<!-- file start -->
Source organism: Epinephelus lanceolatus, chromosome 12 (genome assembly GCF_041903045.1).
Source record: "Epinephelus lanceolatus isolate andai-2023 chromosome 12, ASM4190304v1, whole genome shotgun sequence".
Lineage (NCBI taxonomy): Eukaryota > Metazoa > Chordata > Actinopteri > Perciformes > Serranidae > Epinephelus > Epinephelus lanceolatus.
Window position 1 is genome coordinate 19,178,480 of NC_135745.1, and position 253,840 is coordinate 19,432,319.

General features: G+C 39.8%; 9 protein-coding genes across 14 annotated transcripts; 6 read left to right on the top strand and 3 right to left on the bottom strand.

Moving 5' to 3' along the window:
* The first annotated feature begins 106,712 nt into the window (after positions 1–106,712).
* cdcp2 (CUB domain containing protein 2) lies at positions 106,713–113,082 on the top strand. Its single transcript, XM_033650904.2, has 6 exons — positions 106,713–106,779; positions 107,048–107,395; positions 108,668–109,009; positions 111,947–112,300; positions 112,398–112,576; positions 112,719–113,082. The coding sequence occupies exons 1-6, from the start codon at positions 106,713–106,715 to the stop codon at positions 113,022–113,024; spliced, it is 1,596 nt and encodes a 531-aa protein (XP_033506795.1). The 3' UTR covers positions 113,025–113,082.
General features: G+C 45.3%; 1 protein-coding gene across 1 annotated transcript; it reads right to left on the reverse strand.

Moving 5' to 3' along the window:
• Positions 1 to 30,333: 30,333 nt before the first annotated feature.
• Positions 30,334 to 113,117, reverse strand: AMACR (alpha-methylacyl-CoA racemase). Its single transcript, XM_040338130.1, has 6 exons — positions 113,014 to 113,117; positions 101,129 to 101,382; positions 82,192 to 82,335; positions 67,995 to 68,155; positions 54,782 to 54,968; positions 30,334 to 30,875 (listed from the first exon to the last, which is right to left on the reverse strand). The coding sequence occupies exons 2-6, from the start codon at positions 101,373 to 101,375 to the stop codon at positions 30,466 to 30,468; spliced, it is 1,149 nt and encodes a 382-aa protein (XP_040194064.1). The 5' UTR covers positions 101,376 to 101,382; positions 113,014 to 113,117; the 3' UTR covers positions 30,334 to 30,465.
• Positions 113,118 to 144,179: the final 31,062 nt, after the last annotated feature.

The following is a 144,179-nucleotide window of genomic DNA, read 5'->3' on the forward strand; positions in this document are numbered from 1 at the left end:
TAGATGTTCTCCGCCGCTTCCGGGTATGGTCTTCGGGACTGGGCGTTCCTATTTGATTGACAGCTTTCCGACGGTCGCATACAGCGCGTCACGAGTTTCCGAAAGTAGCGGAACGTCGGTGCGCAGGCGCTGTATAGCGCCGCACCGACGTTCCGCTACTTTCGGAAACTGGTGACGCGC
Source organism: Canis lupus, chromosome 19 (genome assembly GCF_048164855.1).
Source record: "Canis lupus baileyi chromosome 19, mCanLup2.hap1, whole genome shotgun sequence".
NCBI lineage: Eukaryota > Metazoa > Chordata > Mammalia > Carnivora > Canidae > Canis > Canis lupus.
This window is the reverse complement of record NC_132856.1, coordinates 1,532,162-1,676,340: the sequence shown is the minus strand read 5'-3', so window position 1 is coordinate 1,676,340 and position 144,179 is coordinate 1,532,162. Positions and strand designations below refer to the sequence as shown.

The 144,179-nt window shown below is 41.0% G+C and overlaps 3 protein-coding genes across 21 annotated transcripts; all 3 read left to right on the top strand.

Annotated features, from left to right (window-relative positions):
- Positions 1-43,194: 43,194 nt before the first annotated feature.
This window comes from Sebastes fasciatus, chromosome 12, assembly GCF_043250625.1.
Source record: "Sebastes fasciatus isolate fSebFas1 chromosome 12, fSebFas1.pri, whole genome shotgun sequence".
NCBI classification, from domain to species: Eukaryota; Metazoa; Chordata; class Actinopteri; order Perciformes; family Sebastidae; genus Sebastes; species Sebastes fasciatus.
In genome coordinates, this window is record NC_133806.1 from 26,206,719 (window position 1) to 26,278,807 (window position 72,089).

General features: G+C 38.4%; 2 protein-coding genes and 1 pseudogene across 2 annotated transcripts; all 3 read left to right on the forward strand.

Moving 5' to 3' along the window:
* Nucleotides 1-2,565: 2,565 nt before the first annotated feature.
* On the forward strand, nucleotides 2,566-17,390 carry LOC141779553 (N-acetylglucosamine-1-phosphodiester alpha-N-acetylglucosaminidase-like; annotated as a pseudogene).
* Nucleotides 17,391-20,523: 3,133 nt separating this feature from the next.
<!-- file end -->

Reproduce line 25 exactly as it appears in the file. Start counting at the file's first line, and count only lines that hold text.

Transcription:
NCBI classification, from domain to species: Eukaryota; Metazoa; Chordata; class Actinopteri; order Perciformes; family Sebastidae; genus Sebastes; species Sebastes fasciatus.